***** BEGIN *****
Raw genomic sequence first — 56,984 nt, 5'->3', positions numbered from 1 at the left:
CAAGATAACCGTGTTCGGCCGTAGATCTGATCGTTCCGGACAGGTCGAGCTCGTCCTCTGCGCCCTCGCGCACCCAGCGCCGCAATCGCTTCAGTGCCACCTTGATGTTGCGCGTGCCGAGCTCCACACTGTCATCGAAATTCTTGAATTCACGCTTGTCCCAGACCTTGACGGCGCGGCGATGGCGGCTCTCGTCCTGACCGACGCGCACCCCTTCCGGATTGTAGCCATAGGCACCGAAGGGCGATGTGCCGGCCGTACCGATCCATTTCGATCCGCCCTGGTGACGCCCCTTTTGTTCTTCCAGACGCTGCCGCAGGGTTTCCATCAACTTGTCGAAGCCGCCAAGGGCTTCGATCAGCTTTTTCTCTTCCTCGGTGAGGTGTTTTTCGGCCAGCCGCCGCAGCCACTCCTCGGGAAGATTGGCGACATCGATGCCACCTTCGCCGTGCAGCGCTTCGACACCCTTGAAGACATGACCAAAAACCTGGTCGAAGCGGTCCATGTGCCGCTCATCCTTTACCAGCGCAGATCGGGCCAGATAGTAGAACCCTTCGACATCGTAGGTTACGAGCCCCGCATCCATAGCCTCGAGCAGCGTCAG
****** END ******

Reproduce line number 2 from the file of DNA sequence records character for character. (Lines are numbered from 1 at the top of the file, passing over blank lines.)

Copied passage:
CAAGATAACCGTGTTCGGCCGTAGATCTGATCGTTCCGGACAGGTCGAGCTCGTCCTCTGCGCCCTCGCGCACCCAGCGCCGCAATCGCTTCAGTGCCACCTTGATGTTGCGCGTGCCGAGCTCCACACTGTCATCGAAATTCTTGAATTCACGCTTGTCCCAGACCTTGACGGCGCGGCGATGGCGGCTCTCGTCCTGACCGACGCGCACCCCTTCCGGATTGTAGCCATAGGCACCGAAGGGCGATGTGCCGGCCGTACCGATCCATTTCGATCCGCCCTGGTGACGCCCCTTTTGTTCTTCCAGACGCTGCCGCAGGGTTTCCATCAACTTGTCGAAGCCGCCAAGGGCTTCGATCAGCTTTTTCTCTTCCTCGGTGAGGTGTTTTTCGGCCAGCCGCCGCAGCCACTCCTCGGGAAGATTGGCGACATCGATGCCACCTTCGCCGTGCAGCGCTTCGACACCCTTGAAGACATGACCAAAAACCTGGTCGAAGCGGTCCATGTGCCGCTCATCCTTTACCAGCGCAGATCGGGCCAGATAGTAGAACCCTTCGACATCGTAGGTTACGAGCCCCGCATCCATAGCCTCGAGCAGCGTCAG